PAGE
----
Within the industry, however, the jury is still out on the likely fallout of the TRIPS regime. Some senior executives in the drugs industry doggedly maintain that Indian companies have an advantage over Western multinationals – R&D costs are only 30 per cent of those in the United States.
But even this advantage is not enough to compete effectively on a global scale, says S K Raizada, vice president at Ranbaxy, another leading pharmaceutical that spends 6 per cent of its turnover on R&D.
Raizada says that it takes the average US company five to six years and $200-250 million to research and market a new drug. Indian companies may be at a disadvantage here, when one considers the simple fact that the entire Indian industry is worth no more than four billion dollars.
The good news is that the new patents regime does not necessarily spell the end of generic drugs – each year some twenty to forty medicines go 'off-patent', so there's plenty to copy and sell. In any case the Indian industry estimates that more than 95 per cent of drugs produced in India are off-patent, and that these serve most of the demand.
Future projections are that by 2010, 90 per cent of the drugs trade in India will still be in generics.
"Many drugs which are off-patent will be unaffected by the 2005 deadline for the product patent regime. And generic drugs will always offer possibilities," says Cipla's Amar Lulla, summing up the prospects for the Indian pharmaceutical industry.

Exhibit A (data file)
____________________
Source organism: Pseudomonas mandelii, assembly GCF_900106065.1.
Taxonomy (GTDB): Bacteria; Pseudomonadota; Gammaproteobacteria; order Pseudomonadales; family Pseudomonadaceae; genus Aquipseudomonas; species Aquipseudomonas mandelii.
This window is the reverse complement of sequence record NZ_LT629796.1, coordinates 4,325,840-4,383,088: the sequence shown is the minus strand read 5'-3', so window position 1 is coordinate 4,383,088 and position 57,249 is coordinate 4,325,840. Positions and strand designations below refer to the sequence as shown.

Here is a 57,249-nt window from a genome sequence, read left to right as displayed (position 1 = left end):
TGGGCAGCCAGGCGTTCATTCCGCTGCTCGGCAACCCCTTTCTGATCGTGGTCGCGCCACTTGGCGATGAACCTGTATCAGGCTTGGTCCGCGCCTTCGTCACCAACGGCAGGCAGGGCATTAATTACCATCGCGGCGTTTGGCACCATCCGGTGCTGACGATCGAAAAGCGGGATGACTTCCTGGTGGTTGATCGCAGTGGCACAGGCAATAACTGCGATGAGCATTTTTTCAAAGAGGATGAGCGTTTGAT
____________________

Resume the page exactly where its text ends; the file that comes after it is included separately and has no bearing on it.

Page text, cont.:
Dr Amit Sengupta of the Delhi Science Forum, an NGO, feels that the cushion of off-patent drugs has been overemphasised. "There is no frozen list of essential drugs. With science and technology new drugs come into use, so to premise the future on a list of off-patent drugs is meaningless," he says.
"Basic research is always a risky proposition, while the companies only pick up the more profitable items for drug development. And as the experience of other countries like the US shows, government support is vital for basic research. In India the government is now spending much less on research."